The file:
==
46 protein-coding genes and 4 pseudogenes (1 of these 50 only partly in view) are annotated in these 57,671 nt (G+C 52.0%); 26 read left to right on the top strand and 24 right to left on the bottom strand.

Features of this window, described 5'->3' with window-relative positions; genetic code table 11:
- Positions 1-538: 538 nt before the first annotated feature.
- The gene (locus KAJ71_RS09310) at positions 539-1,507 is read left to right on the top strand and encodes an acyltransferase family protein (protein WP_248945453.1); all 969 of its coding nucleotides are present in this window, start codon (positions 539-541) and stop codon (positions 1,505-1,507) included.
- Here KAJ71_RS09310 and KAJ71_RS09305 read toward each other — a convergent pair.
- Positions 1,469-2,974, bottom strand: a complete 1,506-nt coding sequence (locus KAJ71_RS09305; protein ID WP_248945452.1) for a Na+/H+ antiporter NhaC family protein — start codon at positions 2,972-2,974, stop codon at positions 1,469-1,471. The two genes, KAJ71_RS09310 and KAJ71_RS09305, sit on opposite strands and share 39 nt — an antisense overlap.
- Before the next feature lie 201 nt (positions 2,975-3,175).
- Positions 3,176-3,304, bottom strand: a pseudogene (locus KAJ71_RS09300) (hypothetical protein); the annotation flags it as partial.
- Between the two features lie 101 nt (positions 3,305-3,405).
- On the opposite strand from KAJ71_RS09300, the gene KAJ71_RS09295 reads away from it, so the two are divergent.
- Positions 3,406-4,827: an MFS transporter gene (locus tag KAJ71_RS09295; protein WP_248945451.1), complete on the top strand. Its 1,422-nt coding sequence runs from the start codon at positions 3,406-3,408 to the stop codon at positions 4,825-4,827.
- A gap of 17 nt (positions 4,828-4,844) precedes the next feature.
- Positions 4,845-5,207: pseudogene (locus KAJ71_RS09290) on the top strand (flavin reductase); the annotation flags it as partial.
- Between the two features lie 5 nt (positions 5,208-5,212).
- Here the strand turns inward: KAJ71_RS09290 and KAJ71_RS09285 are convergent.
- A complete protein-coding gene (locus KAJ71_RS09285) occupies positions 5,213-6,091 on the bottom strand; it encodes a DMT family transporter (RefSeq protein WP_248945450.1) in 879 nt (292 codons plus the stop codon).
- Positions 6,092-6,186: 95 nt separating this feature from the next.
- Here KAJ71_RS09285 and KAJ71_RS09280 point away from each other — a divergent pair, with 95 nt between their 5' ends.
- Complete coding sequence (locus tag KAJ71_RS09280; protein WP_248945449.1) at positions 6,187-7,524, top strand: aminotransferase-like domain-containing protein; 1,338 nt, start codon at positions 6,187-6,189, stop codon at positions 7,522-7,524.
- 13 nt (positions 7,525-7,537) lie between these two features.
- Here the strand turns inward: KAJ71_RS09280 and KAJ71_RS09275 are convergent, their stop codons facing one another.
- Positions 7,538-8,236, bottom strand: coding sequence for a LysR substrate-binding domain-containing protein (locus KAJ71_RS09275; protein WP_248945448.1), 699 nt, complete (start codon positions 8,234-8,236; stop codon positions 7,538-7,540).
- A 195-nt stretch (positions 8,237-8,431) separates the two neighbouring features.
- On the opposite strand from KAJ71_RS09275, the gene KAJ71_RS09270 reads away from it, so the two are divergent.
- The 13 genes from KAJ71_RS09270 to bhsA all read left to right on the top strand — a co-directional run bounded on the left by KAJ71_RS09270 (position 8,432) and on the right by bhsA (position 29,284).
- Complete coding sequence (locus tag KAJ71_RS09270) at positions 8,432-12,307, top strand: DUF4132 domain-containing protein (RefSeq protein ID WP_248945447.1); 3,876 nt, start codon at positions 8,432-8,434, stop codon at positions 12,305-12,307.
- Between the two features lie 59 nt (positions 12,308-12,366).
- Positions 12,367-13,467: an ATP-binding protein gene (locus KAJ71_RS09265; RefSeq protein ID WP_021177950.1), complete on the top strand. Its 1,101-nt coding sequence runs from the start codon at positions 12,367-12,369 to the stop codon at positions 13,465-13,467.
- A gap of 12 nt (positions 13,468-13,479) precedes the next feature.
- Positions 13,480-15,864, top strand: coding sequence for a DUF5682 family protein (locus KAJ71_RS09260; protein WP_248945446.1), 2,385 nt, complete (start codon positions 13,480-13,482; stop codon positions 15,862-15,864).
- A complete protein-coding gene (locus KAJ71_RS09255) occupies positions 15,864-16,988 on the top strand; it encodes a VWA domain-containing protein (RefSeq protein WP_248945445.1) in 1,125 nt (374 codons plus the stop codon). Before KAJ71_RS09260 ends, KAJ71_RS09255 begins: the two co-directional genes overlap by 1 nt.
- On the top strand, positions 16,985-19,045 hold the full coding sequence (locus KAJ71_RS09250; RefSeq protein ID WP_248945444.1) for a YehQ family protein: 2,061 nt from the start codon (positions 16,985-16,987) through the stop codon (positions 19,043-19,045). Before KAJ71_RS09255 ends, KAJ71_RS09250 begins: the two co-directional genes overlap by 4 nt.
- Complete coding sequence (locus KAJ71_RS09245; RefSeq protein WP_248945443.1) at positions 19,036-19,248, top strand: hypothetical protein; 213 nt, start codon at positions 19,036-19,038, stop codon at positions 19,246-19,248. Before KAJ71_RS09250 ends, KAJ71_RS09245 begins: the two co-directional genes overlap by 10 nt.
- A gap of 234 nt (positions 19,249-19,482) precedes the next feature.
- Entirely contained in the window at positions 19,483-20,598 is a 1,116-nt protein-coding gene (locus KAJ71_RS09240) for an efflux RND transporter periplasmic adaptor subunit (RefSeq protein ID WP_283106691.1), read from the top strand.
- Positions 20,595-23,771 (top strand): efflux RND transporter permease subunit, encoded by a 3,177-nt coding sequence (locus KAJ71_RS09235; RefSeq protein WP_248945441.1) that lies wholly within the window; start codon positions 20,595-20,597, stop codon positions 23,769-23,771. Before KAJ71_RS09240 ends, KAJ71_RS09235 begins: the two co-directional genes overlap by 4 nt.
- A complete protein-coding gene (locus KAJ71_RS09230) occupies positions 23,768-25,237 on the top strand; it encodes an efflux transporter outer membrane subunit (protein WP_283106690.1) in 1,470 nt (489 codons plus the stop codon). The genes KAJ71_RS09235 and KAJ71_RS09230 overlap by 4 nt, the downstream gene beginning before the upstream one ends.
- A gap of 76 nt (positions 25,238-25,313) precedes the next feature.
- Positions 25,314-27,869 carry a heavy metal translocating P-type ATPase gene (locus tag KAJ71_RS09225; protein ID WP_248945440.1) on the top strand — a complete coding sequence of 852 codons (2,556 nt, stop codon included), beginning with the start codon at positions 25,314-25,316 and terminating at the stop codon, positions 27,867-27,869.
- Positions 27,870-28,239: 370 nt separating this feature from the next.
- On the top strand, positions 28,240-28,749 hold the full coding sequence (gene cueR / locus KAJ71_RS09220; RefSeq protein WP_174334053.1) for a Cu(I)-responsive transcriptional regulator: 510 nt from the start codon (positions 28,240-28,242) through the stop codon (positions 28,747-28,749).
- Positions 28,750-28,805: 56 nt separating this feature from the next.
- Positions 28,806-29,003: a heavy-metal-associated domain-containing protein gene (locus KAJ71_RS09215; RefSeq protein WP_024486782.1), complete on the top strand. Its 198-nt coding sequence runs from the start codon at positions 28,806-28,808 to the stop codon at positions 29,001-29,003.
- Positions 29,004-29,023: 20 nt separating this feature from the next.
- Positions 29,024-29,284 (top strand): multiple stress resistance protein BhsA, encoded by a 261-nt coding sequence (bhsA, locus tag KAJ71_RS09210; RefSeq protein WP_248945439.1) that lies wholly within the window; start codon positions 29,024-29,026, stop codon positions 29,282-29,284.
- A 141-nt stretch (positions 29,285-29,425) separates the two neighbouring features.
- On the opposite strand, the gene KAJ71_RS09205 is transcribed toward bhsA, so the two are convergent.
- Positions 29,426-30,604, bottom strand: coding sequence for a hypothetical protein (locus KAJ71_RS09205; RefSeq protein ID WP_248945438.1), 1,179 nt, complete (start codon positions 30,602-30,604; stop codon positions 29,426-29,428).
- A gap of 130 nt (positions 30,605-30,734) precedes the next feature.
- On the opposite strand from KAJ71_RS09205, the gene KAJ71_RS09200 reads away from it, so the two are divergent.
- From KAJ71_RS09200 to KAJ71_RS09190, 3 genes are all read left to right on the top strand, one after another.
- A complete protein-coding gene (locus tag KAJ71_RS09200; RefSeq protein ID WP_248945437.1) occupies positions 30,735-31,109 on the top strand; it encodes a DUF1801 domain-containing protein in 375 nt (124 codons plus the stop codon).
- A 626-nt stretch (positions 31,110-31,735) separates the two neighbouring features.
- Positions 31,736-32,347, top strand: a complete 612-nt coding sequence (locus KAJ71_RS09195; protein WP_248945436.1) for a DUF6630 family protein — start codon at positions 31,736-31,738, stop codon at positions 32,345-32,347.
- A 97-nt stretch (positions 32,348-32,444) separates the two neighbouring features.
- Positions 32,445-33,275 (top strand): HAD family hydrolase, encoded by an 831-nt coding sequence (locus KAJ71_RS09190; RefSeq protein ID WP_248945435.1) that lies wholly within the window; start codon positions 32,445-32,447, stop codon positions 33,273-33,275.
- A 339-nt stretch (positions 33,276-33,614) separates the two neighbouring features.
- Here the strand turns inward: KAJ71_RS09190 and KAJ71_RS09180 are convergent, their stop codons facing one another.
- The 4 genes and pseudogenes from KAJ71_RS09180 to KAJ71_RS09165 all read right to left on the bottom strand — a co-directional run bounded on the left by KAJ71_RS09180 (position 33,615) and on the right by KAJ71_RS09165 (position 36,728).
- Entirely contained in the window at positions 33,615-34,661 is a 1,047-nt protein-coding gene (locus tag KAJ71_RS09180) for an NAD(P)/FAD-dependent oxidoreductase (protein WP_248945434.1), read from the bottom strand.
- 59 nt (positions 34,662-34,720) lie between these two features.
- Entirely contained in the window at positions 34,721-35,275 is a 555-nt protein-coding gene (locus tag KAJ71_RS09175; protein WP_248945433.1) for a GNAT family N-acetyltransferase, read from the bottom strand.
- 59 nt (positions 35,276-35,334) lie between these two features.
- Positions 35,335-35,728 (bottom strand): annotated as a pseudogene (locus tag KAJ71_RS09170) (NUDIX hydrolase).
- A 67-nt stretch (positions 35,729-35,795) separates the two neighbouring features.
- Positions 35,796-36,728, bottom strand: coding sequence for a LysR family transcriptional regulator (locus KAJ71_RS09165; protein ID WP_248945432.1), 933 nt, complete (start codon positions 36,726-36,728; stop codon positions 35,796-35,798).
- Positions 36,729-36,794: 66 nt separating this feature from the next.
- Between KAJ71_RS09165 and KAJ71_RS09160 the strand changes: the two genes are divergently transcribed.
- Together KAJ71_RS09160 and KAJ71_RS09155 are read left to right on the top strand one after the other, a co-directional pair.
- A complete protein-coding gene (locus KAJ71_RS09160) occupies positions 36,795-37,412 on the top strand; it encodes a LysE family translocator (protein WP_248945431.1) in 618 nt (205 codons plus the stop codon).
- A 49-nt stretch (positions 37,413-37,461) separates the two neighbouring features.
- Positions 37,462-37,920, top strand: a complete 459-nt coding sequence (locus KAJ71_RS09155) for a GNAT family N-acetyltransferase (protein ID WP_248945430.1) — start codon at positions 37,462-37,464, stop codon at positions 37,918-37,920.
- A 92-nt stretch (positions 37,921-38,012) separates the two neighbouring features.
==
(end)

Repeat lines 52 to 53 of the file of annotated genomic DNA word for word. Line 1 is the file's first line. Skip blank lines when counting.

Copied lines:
- A complete protein-coding gene (locus tag KAJ71_RS09200; RefSeq protein ID WP_248945437.1) occupies positions 30,735-31,109 on the top strand; it encodes a DUF1801 domain-containing protein in 375 nt (124 codons plus the stop codon).
- A 626-nt stretch (positions 31,110-31,735) separates the two neighbouring features.